What is gapping in financial trading? Definition and examples

What is gapping in financial trading? Definition and examples

Gaps happen when the opening price is significantly higher or lower than the price of a previous close. A typical gap happens when something major happens in the financial markets and prices are moving faster. Gaps can also occur during the opening of a trading session after weekends. In this guide, we will delve into the concept of gaps, clarifying what they are and demonstrating how you can develop trading strategies to capitalize on them.

Understanding Gaps


Gaps are gaps between open and closing prices. Gaps happen when there is significant pressure on either side of the market. When a new candle opens, there is not enough time for the price to keep up with changes, and it opens noticeably below or above the previous candle’s close. In the case of stocks, commodities, indices, and other securities, gaps usually happen during the opening of the new trading day. 

Gap Up

An upward gap happens when the price opens significantly higher than the previous close. It signals a strong bullish pressure in the market and can indicate a possible strong upward impulse. 

Gap Down

A gap down is essentially the opposite of an upward gap, signaling a strong downward pressure in the market. When the price opens significantly below the previous close, we have a gap down or a bearish gap. 

Trading strategies using gaps

Gaps usually tend to close, meaning the price retreats to the previous close, which creates a gap in the first place. Traders use this phenomenon to capitalize on the short price movement. 

However, depending on the experience level of a trader, it may be a risky business. Let’s consider a simple trading strategy to use the gap for profit-making. 

Simple gap-closing strategy

This strategy is based on the principle that almost 75% of gaps typically close, meaning the price retreats to the previous close level and then continues with the trend. Here are the rules:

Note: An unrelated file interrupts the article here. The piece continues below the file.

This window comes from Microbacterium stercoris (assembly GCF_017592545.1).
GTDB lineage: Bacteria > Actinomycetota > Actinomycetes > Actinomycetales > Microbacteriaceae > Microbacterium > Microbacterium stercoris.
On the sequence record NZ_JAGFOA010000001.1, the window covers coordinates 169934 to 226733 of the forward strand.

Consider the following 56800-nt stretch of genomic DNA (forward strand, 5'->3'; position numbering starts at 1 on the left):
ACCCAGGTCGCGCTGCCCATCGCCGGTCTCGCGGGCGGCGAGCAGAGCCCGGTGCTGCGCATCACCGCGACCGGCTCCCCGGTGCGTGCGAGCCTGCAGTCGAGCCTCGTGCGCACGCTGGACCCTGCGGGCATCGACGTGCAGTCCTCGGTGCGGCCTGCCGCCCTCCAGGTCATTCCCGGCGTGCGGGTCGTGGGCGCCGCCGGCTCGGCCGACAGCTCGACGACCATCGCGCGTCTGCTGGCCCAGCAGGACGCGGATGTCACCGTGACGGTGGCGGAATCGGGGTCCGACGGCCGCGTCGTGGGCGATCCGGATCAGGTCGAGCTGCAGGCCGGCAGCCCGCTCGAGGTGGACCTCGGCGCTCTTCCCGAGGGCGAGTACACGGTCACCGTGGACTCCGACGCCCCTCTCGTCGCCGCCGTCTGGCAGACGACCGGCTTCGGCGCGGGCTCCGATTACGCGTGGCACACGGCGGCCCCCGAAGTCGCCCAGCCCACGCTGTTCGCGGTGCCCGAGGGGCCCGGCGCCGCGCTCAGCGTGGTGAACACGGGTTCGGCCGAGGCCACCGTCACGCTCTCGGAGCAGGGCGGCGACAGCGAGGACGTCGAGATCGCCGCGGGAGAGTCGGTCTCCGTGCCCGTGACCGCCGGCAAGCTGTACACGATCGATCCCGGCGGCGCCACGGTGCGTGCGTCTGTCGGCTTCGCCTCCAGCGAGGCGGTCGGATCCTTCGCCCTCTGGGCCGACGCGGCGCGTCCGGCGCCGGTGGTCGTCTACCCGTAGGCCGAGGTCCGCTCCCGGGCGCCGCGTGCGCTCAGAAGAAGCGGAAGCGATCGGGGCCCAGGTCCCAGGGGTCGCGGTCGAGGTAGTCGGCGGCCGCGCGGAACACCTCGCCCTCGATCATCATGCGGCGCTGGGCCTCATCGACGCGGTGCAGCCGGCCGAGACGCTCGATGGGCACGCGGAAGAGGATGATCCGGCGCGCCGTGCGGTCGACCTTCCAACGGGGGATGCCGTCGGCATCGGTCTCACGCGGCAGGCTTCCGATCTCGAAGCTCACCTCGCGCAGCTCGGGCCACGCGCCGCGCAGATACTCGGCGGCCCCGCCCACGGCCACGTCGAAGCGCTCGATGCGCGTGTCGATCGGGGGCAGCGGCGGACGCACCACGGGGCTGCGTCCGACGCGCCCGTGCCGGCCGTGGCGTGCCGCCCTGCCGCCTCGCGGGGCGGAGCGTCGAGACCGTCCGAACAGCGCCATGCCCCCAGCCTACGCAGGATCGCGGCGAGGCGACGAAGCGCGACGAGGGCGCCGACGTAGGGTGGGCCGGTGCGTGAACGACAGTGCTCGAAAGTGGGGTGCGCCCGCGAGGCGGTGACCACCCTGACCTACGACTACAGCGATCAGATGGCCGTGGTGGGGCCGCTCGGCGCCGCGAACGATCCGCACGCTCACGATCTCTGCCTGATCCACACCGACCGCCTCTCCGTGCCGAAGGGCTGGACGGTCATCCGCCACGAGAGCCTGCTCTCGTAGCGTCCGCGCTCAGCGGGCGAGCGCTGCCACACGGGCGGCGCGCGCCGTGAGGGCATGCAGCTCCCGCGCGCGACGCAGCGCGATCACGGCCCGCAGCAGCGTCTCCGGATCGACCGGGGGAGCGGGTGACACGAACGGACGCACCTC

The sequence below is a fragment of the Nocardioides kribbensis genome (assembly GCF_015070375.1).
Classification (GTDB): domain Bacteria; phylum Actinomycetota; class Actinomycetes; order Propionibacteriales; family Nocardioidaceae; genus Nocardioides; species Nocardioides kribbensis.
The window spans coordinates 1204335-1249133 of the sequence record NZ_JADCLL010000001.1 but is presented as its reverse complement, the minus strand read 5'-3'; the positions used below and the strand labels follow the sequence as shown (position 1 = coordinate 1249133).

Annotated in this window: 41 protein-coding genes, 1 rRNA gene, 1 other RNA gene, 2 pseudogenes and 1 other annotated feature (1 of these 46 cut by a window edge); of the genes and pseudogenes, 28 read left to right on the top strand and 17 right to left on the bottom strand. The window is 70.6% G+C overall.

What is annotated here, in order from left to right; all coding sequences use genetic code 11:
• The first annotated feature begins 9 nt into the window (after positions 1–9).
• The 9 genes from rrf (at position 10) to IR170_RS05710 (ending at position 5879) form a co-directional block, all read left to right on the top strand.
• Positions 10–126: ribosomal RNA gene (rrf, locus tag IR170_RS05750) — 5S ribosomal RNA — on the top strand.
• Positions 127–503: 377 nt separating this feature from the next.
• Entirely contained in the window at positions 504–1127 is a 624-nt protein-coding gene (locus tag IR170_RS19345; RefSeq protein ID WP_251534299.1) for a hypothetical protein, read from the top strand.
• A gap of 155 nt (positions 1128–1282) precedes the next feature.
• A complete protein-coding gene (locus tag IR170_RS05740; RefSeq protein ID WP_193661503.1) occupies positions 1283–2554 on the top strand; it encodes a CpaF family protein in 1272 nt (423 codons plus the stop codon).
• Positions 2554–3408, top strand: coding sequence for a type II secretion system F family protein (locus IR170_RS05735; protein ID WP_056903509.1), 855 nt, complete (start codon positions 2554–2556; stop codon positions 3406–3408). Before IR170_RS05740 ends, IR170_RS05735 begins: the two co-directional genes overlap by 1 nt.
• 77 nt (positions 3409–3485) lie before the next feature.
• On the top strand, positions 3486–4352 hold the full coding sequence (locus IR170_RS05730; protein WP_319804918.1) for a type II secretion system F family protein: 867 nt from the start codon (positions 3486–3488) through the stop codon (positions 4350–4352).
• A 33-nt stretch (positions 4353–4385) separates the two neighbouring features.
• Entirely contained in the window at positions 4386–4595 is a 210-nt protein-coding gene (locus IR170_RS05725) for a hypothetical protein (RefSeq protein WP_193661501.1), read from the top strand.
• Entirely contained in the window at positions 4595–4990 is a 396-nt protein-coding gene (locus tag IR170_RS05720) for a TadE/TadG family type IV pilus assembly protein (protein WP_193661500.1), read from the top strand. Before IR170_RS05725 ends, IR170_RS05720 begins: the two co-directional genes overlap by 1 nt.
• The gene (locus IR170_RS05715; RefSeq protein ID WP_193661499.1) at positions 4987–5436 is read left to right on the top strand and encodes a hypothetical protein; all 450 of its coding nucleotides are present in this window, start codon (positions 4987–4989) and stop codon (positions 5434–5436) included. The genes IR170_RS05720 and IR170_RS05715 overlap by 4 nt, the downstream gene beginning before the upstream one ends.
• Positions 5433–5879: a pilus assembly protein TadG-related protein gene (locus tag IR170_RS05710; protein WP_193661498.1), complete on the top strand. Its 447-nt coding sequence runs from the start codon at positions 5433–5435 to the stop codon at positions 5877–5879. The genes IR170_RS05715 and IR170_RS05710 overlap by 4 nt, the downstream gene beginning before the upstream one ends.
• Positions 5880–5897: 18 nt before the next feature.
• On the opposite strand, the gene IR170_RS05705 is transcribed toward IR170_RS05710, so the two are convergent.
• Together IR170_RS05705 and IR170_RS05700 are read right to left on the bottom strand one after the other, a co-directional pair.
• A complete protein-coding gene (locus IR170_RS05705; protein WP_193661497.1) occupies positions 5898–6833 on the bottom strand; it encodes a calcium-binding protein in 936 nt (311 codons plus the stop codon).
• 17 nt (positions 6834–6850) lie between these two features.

Step 1: Identify gap: Track price charts and identify a significant gap (up or down) in the FX market between the closing price in the previous session and the opening price of the current session. 

Step 2: Direction: This step is straightforward: you just are planning to go short if there is a gap up and long if the gap is bearish. 

Step 3: Stop Loss and Take Profit: This is the most important part as traders need to tightly control risks all the time. Determine your stop loss and take profit levels based on your risk tolerance and the size of the gap. 

Step 4: Timeframe: Every strategy has a defined timeframe it is profitable. This strategy is usually applied to relatively short-term timeframes such as 1 hour and 4 hours. 

Step 5: If the take profit is not hit within several hours, it is better to close the trade as there might be a continuation in the gap direction. 

This strategy is not a recommendation to trade as it is risky business and requires serious testing and analysis. This is just for educational purposes. 

Key Takeaways

Gaps occur when the opening price significantly differs from the previous close, often caused by major market events or the opening of a new trading session or trading day.

Gaps represent disparities between open and closing prices and often indicate strong market pressure. For various securities, gaps typically happen at the beginning of the trading day. 

Gaps can be both bullish and bearish. Gup up is when the opening price is noticeably higher than the previous close. The opposite is true for gap down or bearish gap. 

Gaps tend to close, meaning the price often reaches the previous close level. Traders often try to capitalize on this phenomenon. 

The simple gap trading strategy involves identifying gaps, determining trade direction (short for gap up, long for gap down), setting stop-loss and take-profit levels, selecting a suitable timeframe, and closing the trade if the take-profit level isn't reached within several hours.

Trading gaps carry a significant risk of losing money without proper testing and experience and can lead to excessive losses. This is why strong risk control and backtesting are advised.